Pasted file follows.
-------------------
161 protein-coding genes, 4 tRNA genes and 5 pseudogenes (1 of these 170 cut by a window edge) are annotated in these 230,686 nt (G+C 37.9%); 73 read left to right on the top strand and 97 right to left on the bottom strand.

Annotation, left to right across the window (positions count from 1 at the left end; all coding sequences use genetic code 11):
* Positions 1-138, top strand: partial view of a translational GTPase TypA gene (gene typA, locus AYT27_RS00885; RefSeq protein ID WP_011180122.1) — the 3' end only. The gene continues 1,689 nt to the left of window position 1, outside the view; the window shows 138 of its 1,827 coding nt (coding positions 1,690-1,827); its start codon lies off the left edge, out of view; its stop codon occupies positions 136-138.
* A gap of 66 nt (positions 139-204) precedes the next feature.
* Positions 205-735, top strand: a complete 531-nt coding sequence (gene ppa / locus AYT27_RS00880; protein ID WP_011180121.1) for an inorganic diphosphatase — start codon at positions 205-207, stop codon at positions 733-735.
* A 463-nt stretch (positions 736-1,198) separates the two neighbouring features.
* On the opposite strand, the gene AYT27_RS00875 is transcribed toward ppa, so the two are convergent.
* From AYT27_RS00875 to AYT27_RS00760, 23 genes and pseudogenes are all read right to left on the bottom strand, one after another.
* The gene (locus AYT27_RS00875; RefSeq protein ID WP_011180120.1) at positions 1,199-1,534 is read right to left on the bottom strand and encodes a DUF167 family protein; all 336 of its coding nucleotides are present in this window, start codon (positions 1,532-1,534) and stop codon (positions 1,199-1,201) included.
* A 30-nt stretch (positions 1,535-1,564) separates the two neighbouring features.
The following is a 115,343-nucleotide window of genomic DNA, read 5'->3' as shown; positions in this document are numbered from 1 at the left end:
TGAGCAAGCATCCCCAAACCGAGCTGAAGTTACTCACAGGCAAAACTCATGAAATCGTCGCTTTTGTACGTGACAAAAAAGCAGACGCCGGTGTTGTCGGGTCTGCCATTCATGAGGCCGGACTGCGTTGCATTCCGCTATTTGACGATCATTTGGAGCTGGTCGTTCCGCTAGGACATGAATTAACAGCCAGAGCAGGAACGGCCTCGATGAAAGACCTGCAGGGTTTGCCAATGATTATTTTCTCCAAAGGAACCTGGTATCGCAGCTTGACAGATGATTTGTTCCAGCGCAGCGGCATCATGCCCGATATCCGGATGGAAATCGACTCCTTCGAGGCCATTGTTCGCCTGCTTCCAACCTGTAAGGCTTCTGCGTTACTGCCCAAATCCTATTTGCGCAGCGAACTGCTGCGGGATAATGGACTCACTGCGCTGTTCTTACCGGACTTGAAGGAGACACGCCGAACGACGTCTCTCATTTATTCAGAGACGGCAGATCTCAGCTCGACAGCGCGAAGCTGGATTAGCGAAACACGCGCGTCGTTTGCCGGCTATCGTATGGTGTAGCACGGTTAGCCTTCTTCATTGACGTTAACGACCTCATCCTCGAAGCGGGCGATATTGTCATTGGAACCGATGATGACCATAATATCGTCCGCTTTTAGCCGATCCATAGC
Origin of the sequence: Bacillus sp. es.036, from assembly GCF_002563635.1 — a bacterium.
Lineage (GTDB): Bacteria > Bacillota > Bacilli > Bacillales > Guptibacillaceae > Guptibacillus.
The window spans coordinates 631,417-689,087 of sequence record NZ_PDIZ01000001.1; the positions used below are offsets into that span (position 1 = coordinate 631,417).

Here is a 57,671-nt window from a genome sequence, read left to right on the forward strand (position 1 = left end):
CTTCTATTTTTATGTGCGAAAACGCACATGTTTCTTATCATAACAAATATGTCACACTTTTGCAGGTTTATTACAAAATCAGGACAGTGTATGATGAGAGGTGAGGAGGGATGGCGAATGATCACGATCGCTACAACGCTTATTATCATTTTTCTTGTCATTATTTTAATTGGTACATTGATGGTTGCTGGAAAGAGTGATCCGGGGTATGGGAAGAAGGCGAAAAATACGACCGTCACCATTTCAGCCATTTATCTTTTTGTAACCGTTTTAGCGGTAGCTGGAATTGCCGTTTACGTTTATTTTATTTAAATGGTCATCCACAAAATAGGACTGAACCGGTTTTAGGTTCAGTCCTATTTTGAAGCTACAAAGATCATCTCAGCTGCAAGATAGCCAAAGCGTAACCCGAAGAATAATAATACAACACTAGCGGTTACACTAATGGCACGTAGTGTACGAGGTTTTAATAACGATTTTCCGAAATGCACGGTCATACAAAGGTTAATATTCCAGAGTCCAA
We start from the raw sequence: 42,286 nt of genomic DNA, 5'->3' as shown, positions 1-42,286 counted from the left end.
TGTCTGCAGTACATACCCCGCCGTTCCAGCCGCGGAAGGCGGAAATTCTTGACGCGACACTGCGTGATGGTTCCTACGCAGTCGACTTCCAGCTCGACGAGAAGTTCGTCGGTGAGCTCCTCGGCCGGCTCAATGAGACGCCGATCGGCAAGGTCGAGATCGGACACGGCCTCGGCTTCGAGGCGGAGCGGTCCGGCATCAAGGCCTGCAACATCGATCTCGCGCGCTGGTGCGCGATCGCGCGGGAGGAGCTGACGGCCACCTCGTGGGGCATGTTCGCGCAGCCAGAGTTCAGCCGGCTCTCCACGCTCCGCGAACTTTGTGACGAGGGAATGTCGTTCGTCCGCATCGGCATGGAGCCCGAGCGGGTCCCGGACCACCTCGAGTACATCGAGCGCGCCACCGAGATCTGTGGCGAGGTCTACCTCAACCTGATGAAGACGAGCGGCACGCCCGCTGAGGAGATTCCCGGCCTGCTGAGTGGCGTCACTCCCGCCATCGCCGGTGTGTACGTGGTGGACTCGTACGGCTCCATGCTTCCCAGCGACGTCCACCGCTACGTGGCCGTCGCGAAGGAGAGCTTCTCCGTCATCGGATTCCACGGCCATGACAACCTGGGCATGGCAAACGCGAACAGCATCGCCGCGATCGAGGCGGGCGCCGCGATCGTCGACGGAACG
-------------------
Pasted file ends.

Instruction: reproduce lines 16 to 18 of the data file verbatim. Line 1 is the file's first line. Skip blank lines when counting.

Here is a 57,671-nt window from a genome sequence, read left to right on the forward strand (position 1 = left end):
CTTCTATTTTTATGTGCGAAAACGCACATGTTTCTTATCATAACAAATATGTCACACTTTTGCAGGTTTATTACAAAATCAGGACAGTGTATGATGAGAGGTGAGGAGGGATGGCGAATGATCACGATCGCTACAACGCTTATTATCATTTTTCTTGTCATTATTTTAATTGGTACATTGATGGTTGCTGGAAAGAGTGATCCGGGGTATGGGAAGAAGGCGAAAAATACGACCGTCACCATTTCAGCCATTTATCTTTTTGTAACCGTTTTAGCGGTAGCTGGAATTGCCGTTTACGTTTATTTTATTTAAATGGTCATCCACAAAATAGGACTGAACCGGTTTTAGGTTCAGTCCTATTTTGAAGCTACAAAGATCATCTCAGCTGCAAGATAGCCAAAGCGTAACCCGAAGAATAATAATACAACACTAGCGGTTACACTAATGGCACGTAGTGTACGAGGTTTTAATAACGATTTTCCGAAATGCACGGTCATACAAAGGTTAATATTCCAGAGTCCAA
We start from the raw sequence: 42,286 nt of genomic DNA, 5'->3' as shown, positions 1-42,286 counted from the left end.